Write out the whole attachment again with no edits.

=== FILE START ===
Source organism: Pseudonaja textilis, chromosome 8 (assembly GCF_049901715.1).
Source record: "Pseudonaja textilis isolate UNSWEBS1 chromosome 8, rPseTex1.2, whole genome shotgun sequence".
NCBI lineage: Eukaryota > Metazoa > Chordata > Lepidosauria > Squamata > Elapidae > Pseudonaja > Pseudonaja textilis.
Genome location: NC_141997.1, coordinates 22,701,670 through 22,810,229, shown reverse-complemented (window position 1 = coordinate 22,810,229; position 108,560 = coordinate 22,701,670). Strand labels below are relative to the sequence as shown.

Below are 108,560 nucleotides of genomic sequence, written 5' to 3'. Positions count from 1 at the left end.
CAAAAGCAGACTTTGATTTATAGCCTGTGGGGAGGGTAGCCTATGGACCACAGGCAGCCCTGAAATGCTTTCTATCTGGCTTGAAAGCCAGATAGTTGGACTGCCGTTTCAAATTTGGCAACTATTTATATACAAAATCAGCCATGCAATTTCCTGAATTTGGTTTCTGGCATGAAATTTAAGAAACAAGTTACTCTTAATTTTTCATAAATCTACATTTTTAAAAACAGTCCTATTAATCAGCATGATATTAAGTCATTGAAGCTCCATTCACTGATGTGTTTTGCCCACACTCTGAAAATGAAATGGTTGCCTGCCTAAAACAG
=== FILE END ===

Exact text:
Source organism: Pseudonaja textilis, chromosome 8 (assembly GCF_049901715.1).
Source record: "Pseudonaja textilis isolate UNSWEBS1 chromosome 8, rPseTex1.2, whole genome shotgun sequence".
NCBI lineage: Eukaryota > Metazoa > Chordata > Lepidosauria > Squamata > Elapidae > Pseudonaja > Pseudonaja textilis.
Genome location: NC_141997.1, coordinates 22,701,670 through 22,810,229, shown reverse-complemented (window position 1 = coordinate 22,810,229; position 108,560 = coordinate 22,701,670). Strand labels below are relative to the sequence as shown.

Below are 108,560 nucleotides of genomic sequence, written 5' to 3'. Positions count from 1 at the left end.
CAAAAGCAGACTTTGATTTATAGCCTGTGGGGAGGGTAGCCTATGGACCACAGGCAGCCCTGAAATGCTTTCTATCTGGCTTGAAAGCCAGATAGTTGGACTGCCGTTTCAAATTTGGCAACTATTTATATACAAAATCAGCCATGCAATTTCCTGAATTTGGTTTCTGGCATGAAATTTAAGAAACAAGTTACTCTTAATTTTTCATAAATCTACATTTTTAAAAACAGTCCTATTAATCAGCATGATATTAAGTCATTGAAGCTCCATTCACTGATGTGTTTTGCCCACACTCTGAAAATGAAATGGTTGCCTGCCTAAAACAG